“Early on in my career, I did a couple of those [investments] with a limited partnership, and I was very grateful they turned out good,” said Kleine, co-owner of Corky’s BBQ in Little Rock. “Even as they were turning out good, it was the not knowing what was going on and the lack of control that was uncomfortable. The first couple of years I had them doing a lot of investing and I found out real quick … I didn’t want to be in a pond with so many other fish.”

Kleine graduated from Arkansas with a business degree, so he had some preparation for the wealth he earned as a pro athlete. Not all players are so prepared.

Bill McClard, a former UA and NFL kicker, has been a commercial real estate executive for more than 40 years. He said when he first signed a professional contract, he invested some money in a project only to learn later it was the proverbial beachfront property in the desert.

“While I was still playing I got involved in a scam, and I still have about $6,000 in a piece of property that is utterly worthless in Albuquerque, New Mexico,” said McClard, a senior vice president with Lindsey & Associates. “The first deal I ever did I got scammed on. It took five or six years to understand that.”

Former UA and NFL quarterback Joe Ferguson is also a senior vice president at Lindsey & Associates, a company founded by UA football legend Jim Lindsey; Jim’s son Lyndy, a three-year letterman at UA, runs Lindsey Management.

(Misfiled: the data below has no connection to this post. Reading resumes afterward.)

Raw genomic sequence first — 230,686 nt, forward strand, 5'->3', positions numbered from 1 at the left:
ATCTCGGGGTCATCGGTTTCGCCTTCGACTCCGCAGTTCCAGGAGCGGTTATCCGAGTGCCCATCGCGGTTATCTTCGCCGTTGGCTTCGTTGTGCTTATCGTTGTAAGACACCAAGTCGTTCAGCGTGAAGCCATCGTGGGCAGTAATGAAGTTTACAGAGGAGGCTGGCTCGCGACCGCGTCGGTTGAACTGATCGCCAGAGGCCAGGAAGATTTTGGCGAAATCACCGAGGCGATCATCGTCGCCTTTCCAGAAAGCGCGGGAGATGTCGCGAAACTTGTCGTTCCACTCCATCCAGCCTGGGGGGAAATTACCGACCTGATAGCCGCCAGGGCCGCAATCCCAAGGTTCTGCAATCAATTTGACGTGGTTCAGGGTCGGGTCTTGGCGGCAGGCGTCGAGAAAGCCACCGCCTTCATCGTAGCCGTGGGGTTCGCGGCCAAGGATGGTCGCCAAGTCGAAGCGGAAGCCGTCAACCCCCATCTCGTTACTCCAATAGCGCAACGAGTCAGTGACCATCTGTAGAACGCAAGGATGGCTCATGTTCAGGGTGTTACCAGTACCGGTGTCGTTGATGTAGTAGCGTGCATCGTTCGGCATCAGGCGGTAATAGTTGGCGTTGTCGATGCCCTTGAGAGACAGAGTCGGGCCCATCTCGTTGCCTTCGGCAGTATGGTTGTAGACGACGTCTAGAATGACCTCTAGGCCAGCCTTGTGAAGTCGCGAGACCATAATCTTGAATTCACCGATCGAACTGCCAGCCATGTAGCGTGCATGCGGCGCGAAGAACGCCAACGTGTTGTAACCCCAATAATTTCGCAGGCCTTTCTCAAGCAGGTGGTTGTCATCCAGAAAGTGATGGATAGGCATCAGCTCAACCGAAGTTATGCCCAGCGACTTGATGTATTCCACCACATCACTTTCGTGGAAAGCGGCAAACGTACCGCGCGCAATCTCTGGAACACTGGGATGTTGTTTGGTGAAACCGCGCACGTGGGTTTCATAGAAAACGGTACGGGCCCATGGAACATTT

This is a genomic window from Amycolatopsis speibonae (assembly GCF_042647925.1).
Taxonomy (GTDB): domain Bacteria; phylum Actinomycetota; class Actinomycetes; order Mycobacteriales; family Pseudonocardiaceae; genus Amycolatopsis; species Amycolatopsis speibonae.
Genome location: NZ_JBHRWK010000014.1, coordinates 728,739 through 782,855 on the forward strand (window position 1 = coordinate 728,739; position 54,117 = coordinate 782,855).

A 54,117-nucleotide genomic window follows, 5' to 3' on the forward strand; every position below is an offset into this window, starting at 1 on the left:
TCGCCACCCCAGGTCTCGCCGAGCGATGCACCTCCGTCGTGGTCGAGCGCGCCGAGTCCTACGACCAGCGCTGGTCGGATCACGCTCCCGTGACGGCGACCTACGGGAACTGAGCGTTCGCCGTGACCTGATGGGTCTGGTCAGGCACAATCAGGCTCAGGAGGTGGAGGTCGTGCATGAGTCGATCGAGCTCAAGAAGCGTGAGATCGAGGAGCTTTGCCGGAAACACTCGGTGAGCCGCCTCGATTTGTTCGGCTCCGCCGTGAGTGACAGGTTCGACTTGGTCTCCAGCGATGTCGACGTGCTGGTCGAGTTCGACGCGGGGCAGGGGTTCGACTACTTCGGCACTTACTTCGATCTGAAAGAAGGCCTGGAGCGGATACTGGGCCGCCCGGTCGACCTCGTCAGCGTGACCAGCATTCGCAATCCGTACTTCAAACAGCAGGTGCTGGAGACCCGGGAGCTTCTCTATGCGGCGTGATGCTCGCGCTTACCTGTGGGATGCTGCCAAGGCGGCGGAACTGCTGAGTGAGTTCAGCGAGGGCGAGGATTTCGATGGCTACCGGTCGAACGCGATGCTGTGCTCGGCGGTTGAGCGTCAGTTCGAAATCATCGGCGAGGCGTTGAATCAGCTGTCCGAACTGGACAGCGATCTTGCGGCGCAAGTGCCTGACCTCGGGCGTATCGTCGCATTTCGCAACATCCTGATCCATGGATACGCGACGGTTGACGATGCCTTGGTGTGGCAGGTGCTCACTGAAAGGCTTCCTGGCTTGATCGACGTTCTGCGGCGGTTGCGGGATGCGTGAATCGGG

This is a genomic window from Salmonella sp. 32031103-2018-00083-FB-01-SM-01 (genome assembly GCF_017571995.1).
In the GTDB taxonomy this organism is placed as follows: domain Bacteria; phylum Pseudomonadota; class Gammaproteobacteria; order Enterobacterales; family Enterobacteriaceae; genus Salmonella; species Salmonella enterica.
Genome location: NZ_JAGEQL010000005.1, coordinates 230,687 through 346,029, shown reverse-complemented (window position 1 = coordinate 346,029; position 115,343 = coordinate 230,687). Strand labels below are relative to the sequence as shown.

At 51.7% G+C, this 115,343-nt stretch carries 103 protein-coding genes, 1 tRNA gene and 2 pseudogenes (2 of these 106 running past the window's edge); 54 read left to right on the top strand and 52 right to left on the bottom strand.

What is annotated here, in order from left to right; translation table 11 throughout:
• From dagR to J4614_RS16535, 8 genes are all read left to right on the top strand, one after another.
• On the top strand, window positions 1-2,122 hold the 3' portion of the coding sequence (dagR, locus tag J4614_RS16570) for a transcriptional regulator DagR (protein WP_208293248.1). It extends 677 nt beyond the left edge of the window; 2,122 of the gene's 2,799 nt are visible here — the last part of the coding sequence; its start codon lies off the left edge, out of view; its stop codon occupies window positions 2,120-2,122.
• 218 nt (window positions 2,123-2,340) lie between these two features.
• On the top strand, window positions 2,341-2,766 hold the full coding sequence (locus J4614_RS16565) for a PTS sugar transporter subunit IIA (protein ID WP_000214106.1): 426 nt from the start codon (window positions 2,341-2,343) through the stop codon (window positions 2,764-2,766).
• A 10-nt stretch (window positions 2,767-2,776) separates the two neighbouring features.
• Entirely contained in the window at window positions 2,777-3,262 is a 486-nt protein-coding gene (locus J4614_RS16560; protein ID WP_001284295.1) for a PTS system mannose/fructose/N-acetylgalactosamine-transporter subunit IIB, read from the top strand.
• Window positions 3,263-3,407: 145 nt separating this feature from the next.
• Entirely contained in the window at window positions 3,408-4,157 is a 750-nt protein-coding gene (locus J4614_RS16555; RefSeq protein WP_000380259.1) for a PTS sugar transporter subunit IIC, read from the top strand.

Recently, Cushman Wakefield/Sage Partners hired ex-UA and NFL kicker Zach Hocker in its commercial division.

“There is a correlation between athletes and real estate from the standpoint that it is like a game, figuring it all out,” Lyndy Lindsey said. “They are intrigued about it. If you’re willing to take a chance on a piece of property, does it come back to you twofold?

“Dad always used to say, there you are. You are at the craps table and juggling the dice. It may work out, it may not work out. It’s a calculated risk.”

Hocker said he didn’t know what he wanted to do after his NFL career ended, but he had been intrigued by real estate because his best friend, former UA and minor league pitcher Nolan Sanburn, had invested in properties while trying to make the major leagues. Sanburn runs a real estate investment company in Birmingham, Alabama.